A demonstrator throws back a tear gas canister fired by Venezuela national police after clashes broke out May 8, 2014, at an anti-government protest in Caracas. / Alejandro Cegarra, AP
CARACAS, Venezuela â?? The wretched condition of Venezuela under its socialist leadership is now worsening the ability of hospitals to treat people, especially patients with HIV.
"I go to the state hospital once or twice a week to see if my pills have arrived,'' says schoolteacher Jose Ramos, 38, who stays alive with antiretroviral medicines that have always been free here. "They always tell me to come back later."
Ramos isn't alone. Nearly 50,000 Venezuelans are taking antiretrovirals to keep the HIV virus from turning into full-blown AIDS, a disease that destroys the immune system. Thousands of HIV patients are now without their medicines, non-profit groups here say.
The crisis in HIV care and prevention is but one facet of Venezuela's worsening economy that has caused nationwide shortages of toilet paper, milk, coffee, sugar, cooking oil, cheese, meat, spare parts and many medicines.
Shortages are spreading to public utilities, including water and power. The government said this week that it would ration water in the capital of Caracas, with some residents receiving water every other day due to lighter-than-normal rainfall as well as a lack of maintenance in the city's water grid.
The government also announced power cuts in the western state of Zulia, after neighboring Colombia cut supplies of natural gas, which will hit electricity generation.
But the latest shortage in antiretrovirals exposed the debilitation of the country's socialized medical system, which is touted as free and comprehensive by the government but often is neither.
Former president Hugo Chavez, who died in March 2013, often cited the country's health system as one of his revolution's greatest accomplishments. But medicine shortages are frequent and people have to help pay for items hospitals don't have.
Drug treatments are often in short supply for people with cancer and diabetes. Hospital operations are delayed for months due to a lack of anesthesia and other medicines.
Although treatment is theoretically cost-free, many patients find themselves having to buy their gauze, gloves and drugs for their doctors to use in operations.
With HIV/AIDS, the shortages have been made up in antiretroviral donations from outside the country.
"It's not easy to find donations abroad now,'' says Feliciano Reyna, who heads Accion Solidaria, another NGO. Reyna returned last year after a trip abroad with 120 bottles of antiretrovirals. A similar trip this month netted nothing. "Our situation is really critical."
The free drugs came chiefly from the United States, a nation that Chavez and current President Nicolas Maduro have vilified as evil.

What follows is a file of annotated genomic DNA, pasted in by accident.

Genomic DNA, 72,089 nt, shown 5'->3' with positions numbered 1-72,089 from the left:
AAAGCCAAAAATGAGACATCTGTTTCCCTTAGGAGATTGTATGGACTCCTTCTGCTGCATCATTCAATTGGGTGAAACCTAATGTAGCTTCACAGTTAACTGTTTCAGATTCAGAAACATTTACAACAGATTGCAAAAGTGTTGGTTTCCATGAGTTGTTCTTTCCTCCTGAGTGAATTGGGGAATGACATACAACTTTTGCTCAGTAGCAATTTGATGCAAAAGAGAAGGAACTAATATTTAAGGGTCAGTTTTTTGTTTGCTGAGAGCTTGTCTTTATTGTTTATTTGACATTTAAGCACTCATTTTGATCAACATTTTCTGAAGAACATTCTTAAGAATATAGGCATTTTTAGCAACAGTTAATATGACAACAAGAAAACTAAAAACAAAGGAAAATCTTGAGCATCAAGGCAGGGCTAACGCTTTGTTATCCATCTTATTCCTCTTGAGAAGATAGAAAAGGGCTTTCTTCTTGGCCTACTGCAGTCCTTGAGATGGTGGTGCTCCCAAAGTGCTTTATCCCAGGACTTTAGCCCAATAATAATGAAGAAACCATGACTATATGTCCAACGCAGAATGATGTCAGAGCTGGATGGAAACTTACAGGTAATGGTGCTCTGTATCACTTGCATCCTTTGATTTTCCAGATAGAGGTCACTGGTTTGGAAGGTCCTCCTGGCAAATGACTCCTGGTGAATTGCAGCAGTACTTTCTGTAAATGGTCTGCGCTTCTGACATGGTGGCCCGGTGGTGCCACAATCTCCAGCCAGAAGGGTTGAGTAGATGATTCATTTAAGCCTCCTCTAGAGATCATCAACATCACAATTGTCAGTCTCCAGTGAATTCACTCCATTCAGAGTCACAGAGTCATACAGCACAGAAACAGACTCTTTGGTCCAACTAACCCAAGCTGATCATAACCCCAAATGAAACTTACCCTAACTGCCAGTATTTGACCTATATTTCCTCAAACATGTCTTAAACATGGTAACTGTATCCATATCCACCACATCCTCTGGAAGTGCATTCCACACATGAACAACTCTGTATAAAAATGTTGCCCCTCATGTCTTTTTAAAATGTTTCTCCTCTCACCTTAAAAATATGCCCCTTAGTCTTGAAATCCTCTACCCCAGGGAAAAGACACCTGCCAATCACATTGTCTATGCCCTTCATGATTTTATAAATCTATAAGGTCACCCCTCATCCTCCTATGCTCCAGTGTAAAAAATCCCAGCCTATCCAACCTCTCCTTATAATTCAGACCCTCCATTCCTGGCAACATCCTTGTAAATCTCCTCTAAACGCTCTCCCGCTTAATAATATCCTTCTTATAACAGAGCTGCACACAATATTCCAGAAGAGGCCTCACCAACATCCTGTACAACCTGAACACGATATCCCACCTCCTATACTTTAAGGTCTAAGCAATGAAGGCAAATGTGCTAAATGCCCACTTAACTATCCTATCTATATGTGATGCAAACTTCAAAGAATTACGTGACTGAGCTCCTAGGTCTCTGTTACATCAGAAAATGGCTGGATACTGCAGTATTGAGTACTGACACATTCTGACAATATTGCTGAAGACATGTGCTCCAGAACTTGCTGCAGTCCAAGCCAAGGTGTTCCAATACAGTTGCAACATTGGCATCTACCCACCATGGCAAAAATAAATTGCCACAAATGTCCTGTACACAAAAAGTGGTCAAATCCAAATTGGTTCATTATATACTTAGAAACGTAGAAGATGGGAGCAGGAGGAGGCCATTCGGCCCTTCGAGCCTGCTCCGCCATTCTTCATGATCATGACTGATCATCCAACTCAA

The Venezuela government says the shortages are caused by an "economic war" being waged against it, but doesn't cite to evidence of it. Economists blame the crisis on government mismanagement, corruption and economic policies, including foreign exchange controls that were implemented by Chavez.
The government controls access to foreign currency but hasn't made enough dollars available to cover imports of medicines. Venezuela imports about 90% of its pharmaceutical drugs.
The government denied any problems.
"I challenge you to find me an HIV patient, only one, who says he can't find treatment,'' Health Minister Francisco Armada said in a recent newspaper interview. Reacting to complaints about shortages of antiretrovirals, Armada said they "weren't true."
Armada's remarks unleashed a flurry of criticism.
"The minister is lying,'' says Mauricio Gutierrez, who heads Positive Collective, a non-government organization for HIV positive people.
"There have been problems with drug shortages since 2009. They usually lasted a few weeks and then were solved. But this year, the shortages have lasted and lasted."
Calls to the health ministry requesting information and an interview with Armada weren't returned.
The danger for HIV positive people is that any interruption in their drug regimen can allow the virus to acquire resistance to the medications, forcing patients to have to use other drugs often with greater side-effects.
Making matters even worse is a general shortage of testing materials, Gutierrez says.
"There aren't materials to test to see if a person has developed resistance, or what his viral levels might be,'' he says. "The situation is critical."
Ramos has been without his drugs for nearly five months, he says.
"I feel so helpless,'' he says, his face taut with worry. "This is a serious problem and I have to trust the government that they will honor their promises and do something. For me, it's a matter of life and death.
"The last time they told me that I should go to Colombia and buy the drugs there. I don't have the money to travel to Colombia, let alone buy the drugs."
Copyright 2015 USATODAY.com
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